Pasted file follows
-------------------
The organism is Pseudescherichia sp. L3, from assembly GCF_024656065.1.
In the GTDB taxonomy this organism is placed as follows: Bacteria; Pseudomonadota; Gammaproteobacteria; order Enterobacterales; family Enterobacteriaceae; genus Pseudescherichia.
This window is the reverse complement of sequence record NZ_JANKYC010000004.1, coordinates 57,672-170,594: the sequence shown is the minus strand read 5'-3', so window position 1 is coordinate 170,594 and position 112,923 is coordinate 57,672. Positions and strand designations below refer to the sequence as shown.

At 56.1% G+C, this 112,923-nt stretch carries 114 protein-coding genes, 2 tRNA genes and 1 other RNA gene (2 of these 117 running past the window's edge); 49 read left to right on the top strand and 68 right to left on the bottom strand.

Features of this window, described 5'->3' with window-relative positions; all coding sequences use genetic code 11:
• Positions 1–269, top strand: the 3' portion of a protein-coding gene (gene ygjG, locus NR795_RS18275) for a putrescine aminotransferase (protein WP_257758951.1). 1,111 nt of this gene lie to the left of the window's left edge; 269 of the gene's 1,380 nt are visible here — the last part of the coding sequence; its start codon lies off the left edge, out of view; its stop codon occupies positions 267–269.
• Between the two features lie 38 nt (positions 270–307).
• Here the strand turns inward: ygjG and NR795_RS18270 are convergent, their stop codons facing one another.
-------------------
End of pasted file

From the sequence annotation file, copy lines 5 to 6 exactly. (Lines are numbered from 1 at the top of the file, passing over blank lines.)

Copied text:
Features of this window, described 5'->3' with window-relative positions; all coding sequences use genetic code 11:
• Positions 1–269, top strand: the 3' portion of a protein-coding gene (gene ygjG, locus NR795_RS18275) for a putrescine aminotransferase (protein WP_257758951.1). 1,111 nt of this gene lie to the left of the window's left edge; 269 of the gene's 1,380 nt are visible here — the last part of the coding sequence; its start codon lies off the left edge, out of view; its stop codon occupies positions 267–269.